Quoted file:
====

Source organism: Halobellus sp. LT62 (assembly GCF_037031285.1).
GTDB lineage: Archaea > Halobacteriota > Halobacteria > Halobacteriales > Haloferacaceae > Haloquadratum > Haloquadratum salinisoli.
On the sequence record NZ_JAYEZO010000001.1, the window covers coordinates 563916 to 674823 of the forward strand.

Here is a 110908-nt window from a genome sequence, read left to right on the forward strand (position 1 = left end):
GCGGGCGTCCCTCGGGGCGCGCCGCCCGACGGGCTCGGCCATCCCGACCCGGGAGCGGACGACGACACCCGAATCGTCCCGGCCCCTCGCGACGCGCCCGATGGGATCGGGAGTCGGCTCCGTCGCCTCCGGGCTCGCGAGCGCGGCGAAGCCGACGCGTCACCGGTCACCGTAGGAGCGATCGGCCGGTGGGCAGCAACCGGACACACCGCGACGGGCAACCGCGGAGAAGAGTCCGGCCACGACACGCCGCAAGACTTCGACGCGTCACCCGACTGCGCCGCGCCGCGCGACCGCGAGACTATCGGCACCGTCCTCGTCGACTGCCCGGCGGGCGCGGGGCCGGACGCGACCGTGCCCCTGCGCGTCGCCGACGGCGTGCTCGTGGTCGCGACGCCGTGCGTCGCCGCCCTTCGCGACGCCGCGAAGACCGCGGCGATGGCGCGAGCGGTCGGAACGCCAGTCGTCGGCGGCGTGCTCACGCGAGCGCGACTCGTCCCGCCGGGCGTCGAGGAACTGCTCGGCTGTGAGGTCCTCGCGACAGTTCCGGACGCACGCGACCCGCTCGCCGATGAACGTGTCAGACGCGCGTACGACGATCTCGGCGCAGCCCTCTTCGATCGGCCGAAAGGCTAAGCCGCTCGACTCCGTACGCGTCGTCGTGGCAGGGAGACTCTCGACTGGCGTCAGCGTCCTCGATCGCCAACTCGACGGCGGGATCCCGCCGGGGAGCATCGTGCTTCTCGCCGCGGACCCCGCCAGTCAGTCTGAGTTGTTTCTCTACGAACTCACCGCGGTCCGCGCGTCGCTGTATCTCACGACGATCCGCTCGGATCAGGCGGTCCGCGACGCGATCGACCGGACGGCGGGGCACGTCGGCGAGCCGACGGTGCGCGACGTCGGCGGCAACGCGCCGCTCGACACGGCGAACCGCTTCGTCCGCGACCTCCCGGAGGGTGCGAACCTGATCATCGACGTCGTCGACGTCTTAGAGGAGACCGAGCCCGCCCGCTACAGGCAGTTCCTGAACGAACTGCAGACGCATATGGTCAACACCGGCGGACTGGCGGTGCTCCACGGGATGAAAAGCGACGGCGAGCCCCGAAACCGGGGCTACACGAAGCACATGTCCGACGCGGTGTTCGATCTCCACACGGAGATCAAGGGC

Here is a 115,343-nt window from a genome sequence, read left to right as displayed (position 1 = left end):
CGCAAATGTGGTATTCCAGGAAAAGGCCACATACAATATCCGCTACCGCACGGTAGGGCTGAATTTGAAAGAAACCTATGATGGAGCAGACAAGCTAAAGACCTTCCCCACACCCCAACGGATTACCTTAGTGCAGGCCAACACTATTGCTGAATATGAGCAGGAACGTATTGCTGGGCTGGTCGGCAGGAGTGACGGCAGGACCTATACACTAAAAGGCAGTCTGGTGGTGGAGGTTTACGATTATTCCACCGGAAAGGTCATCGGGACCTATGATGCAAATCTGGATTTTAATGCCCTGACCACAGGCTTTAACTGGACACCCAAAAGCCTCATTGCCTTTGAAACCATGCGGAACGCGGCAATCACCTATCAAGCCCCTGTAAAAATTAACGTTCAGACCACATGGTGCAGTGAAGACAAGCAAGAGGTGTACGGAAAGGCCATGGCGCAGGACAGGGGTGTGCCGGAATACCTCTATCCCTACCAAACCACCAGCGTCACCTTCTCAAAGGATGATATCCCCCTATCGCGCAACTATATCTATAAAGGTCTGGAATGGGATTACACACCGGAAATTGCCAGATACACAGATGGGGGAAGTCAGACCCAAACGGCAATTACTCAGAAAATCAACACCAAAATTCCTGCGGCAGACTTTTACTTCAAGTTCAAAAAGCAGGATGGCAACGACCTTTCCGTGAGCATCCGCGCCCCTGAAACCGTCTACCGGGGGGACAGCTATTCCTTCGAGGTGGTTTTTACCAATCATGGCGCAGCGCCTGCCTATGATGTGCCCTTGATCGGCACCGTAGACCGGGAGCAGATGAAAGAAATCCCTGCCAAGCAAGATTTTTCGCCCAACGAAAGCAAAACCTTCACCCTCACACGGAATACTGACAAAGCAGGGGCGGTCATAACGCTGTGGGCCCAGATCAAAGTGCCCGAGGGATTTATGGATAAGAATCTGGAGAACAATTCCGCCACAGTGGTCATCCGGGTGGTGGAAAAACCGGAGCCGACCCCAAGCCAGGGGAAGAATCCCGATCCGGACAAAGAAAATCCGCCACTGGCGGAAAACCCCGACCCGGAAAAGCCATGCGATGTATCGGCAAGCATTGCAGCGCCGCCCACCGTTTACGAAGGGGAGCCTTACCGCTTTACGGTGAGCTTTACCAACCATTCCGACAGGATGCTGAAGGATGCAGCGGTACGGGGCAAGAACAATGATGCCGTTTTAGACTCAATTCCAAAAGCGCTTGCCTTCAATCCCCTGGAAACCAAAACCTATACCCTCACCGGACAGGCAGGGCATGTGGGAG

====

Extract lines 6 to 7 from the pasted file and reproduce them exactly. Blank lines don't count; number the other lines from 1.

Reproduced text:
Here is a 115,343-nt window from a genome sequence, read left to right as displayed (position 1 = left end):
CGCAAATGTGGTATTCCAGGAAAAGGCCACATACAATATCCGCTACCGCACGGTAGGGCTGAATTTGAAAGAAACCTATGATGGAGCAGACAAGCTAAAGACCTTCCCCACACCCCAACGGATTACCTTAGTGCAGGCCAACACTATTGCTGAATATGAGCAGGAACGTATTGCTGGGCTGGTCGGCAGGAGTGACGGCAGGACCTATACACTAAAAGGCAGTCTGGTGGTGGAGGTTTACGATTATTCCACCGGAAAGGTCATCGGGACCTATGATGCAAATCTGGATTTTAATGCCCTGACCACAGGCTTTAACTGGACACCCAAAAGCCTCATTGCCTTTGAAACCATGCGGAACGCGGCAATCACCTATCAAGCCCCTGTAAAAATTAACGTTCAGACCACATGGTGCAGTGAAGACAAGCAAGAGGTGTACGGAAAGGCCATGGCGCAGGACAGGGGTGTGCCGGAATACCTCTATCCCTACCAAACCACCAGCGTCACCTTCTCAAAGGATGATATCCCCCTATCGCGCAACTATATCTATAAAGGTCTGGAATGGGATTACACACCGGAAATTGCCAGATACACAGATGGGGGAAGTCAGACCCAAACGGCAATTACTCAGAAAATCAACACCAAAATTCCTGCGGCAGACTTTTACTTCAAGTTCAAAAAGCAGGATGGCAACGACCTTTCCGTGAGCATCCGCGCCCCTGAAACCGTCTACCGGGGGGACAGCTATTCCTTCGAGGTGGTTTTTACCAATCATGGCGCAGCGCCTGCCTATGATGTGCCCTTGATCGGCACCGTAGACCGGGAGCAGATGAAAGAAATCCCTGCCAAGCAAGATTTTTCGCCCAACGAAAGCAAAACCTTCACCCTCACACGGAATACTGACAAAGCAGGGGCGGTCATAACGCTGTGGGCCCAGATCAAAGTGCCCGAGGGATTTATGGATAAGAATCTGGAGAACAATTCCGCCACAGTGGTCATCCGGGTGGTGGAAAAACCGGAGCCGACCCCAAGCCAGGGGAAGAATCCCGATCCGGACAAAGAAAATCCGCCACTGGCGGAAAACCCCGACCCGGAAAAGCCATGCGATGTATCGGCAAGCATTGCAGCGCCGCCCACCGTTTACGAAGGGGAGCCTTACCGCTTTACGGTGAGCTTTACCAACCATTCCGACAGGATGCTGAAGGATGCAGCGGTACGGGGCAAGAACAATGATGCCGTTTTAGACTCAATTCCAAAAGCGCTTGCCTTCAATCCCCTGGAAACCAAAACCTATACCCTCACCGGACAGGCAGGGCATGTGGGAG